THE BLOG
06/05/2014 01:24 pm ET | Updated Aug 05, 2014

Commencement Advice

As commencement season winds down, here's a look at some of the wisdom offered at college graduation ceremonies this spring (without suffering through the ceremony or student loans).

"You can fail at something you don't love, so you might as well take a chance doing what you love." -Actor Jim Carrey at Mahrishi School of Management.

"Because by now it should be clear to you that life is not linear, it takes many twists and turns, and there is no corporate ladder, rather there is a corporate lattice for most women, and you must decide when you want to take the on ramp back onto a career, or some other satisfying occupation and when you want to move sideways rather than up, in order to accommodate your other life priorities." - Zawadi Africa Founder and Coca-Cola executive Susan Mboya at Meredith College.

"Even a bit of spin has its value, so long as you consider the source. Nobody was ever harmed by considering somebody else's interpretation of events. In fact, people with views you disagree with sometimes are in possession of facts that have simply eluded you. It is not a weakness to change your mind; it is a strength." - Media critic Bob Garfield at Albright College.

"Listening to others, especially those with whom we disagree, tests our own ideas and beliefs. It forces us to recognize, with humility, that we don't have a monopoly on the truth." - Janet Yellen, chair of the Federal Reserve, at New York University.

"Get involved. Find your passion. And never give up. Keep going. Because you cannot effect change from the sidelines. Whether it's in a soup kitchen, in uniform or in the United States Senate, as we serve, we not only help others, we change ourselves.

"We do not have to compel citizens to serve their country," a great man once said. "All we have to do is ask..." So I am here today, to ask you to serve. Because when you work for change, you'll be surprised by how much you can change your community, your state, your country, the world." - Victoria Reggie Kennedy, co-founder of the Edward M. Kennedy Institute for the United States Senate, at Western New England University.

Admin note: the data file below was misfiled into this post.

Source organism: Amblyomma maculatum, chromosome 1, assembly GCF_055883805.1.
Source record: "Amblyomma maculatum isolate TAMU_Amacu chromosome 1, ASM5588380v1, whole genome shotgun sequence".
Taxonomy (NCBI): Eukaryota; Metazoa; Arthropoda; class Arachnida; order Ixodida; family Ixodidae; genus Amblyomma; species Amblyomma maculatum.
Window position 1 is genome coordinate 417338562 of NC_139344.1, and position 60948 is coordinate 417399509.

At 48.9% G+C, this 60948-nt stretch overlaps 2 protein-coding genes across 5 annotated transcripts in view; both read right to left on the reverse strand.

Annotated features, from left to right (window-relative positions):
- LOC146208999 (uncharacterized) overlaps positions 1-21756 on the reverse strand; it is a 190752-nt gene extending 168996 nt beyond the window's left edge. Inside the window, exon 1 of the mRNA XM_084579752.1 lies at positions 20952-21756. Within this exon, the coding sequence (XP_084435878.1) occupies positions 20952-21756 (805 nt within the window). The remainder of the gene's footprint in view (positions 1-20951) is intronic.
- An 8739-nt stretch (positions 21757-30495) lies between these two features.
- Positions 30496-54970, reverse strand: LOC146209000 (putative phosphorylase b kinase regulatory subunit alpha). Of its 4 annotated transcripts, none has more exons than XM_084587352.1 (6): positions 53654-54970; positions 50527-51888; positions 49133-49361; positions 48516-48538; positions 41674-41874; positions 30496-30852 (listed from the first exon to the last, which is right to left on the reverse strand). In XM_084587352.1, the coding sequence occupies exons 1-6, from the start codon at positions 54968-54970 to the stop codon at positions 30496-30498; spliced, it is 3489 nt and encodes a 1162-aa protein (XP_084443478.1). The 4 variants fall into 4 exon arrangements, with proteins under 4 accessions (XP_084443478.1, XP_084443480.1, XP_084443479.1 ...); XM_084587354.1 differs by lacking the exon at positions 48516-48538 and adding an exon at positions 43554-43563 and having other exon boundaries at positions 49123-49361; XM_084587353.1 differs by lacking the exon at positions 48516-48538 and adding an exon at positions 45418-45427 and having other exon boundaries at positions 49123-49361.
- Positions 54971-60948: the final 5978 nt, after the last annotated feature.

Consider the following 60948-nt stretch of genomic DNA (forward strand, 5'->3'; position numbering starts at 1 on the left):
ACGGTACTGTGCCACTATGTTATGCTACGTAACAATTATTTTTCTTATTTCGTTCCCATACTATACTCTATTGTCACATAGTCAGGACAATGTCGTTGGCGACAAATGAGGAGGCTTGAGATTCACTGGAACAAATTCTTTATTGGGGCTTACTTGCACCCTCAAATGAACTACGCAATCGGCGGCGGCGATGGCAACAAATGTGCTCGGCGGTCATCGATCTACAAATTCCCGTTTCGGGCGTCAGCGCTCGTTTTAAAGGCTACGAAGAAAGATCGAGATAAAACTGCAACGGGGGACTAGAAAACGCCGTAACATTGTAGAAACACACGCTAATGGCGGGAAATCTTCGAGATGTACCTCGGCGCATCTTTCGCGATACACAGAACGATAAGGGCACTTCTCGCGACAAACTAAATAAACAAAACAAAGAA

"If I have learned anything in my time traveling the world, it is the power of hope. The power of one person--Washington, Lincoln, King, Mandela and even a young girl from Pakistan named Malala--can change the world by giving people hope." - U.S. Navy Adm. William H. McRaven at University of Texas-Austin.

"The good news is that life itself can teach you about you, which is a very important subject. If you don't have a clear hunch about what you want and how to match it with reality, it may come to you later if you find a way to give it a chance. It may be way in the back of your head somewhere, that something you care about but have no earthly idea how to turn into something. Let's face it. Nobody likes to say it in America, but for all our devotion to freedom, the kind you had here academically and the kind you will find as you leave here today, can be a scary thing." -MSNBC's Chris Matthews at the University of Rochester.

"As the pace of change globally only accelerates, most of us cannot get through an entire professional working lifetime with a single skill set. We must keep on learning, growing, stretching, reinventing ourselves." - 'Miracle on the Hudson' pilot Capt. Chelsey B. Sullenberger at Nova Southeastern University.

"As you move forward, as you find your passion and commit to it, just remember that you will be asked to, and you will, rise to the occasion." - Civil rights attorney Nina Perales at Bard College at Simon's Rock.

"Go forth and raise strong families remembering that all you can ever leave behind is your reputation, your good works and your children for the next generation." - Colin Powell, High Point University.